On Monday, May 28, 2018, history was made and another plus in post-apartheid South Africa when Siya Kolisi was announced as the Springboks captain, the first time in the team’s 127-year history the armband has been given to a black player.
Kolisi would lead his teammates out for the first time next month when the South African rugby team partake in the three-test home series against England.
Though not his first time as a captain after a temporary stint run as captain in a test in 2017 when Eben Etzebeth was injured during a game in Wales. However, this move is more permanent.
Etzebeth and Warren Whiteley, who has been South Africa’s regular captain for the past two years, are out injured and there is no timeframe on their return, so Kolisi was formally given the job by new coach Rassie Erasmus ahead of the start of the season.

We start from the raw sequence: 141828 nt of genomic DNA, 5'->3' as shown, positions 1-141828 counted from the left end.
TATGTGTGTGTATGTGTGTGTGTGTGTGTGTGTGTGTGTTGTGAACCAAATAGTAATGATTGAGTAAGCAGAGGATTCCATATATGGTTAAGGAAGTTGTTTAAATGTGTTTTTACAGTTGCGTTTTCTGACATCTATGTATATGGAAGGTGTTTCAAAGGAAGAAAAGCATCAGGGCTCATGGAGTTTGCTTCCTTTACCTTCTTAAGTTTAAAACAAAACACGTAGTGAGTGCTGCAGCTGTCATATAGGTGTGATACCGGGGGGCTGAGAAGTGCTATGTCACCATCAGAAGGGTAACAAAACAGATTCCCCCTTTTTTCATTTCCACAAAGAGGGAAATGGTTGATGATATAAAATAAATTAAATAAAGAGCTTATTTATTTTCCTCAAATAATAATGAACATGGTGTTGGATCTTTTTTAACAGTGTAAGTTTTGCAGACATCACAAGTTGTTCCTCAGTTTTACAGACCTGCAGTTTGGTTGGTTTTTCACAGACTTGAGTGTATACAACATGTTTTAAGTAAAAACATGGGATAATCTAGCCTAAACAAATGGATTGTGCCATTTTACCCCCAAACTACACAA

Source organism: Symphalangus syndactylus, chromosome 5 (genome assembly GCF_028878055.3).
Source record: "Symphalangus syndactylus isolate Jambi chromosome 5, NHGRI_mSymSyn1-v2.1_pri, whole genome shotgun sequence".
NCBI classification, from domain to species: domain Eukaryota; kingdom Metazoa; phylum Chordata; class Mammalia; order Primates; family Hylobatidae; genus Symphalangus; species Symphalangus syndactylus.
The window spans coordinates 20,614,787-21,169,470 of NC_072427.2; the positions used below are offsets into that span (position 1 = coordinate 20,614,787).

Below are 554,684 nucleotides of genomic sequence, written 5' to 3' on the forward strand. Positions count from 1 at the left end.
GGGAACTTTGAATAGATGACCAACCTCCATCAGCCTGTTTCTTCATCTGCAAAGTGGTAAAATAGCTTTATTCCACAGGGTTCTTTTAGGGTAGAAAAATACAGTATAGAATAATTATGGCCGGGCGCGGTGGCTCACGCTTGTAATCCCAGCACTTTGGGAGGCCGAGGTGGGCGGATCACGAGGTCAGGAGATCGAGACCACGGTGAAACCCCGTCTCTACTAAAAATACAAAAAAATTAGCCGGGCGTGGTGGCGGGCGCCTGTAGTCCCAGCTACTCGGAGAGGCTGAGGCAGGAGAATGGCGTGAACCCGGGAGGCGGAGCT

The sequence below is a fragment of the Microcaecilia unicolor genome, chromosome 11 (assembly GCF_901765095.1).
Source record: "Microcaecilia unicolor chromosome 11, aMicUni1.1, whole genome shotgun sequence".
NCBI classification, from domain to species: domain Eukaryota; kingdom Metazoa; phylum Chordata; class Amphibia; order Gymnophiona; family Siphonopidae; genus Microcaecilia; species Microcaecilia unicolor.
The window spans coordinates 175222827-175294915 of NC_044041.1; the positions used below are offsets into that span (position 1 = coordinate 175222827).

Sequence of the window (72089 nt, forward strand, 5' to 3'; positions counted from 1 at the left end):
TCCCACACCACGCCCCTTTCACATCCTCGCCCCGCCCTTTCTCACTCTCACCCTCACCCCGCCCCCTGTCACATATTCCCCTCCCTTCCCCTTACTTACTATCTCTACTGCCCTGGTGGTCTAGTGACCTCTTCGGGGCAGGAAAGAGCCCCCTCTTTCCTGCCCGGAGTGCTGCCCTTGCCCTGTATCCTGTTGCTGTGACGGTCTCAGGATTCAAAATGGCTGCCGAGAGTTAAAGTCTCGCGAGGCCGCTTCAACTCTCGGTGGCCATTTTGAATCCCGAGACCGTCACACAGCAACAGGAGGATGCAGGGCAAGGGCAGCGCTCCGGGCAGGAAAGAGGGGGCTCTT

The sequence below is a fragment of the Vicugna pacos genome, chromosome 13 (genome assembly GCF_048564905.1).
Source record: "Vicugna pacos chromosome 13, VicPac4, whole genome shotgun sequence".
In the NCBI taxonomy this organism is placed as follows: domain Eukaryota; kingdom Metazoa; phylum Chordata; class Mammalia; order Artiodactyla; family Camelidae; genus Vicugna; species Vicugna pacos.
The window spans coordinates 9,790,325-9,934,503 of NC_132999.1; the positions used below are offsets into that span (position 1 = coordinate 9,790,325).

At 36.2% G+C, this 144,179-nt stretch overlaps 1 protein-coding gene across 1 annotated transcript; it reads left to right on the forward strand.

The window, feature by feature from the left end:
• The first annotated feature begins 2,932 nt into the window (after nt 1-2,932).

Kolisi’s appointment is a pivotal moment in the Springboks’ history, as South Africa continues to tear away from a past defined by tyrannical and racist white rule of the apartheid period; an important milestone in South African rugby’s ongoing efforts to reconcile its past with its present.
It is a very sharp turn from a period when only whites were allowed to play for the Springbols until Errol Tobias in 1981. Even though other black players have been called up since then, it took another 27 years before one was made captain.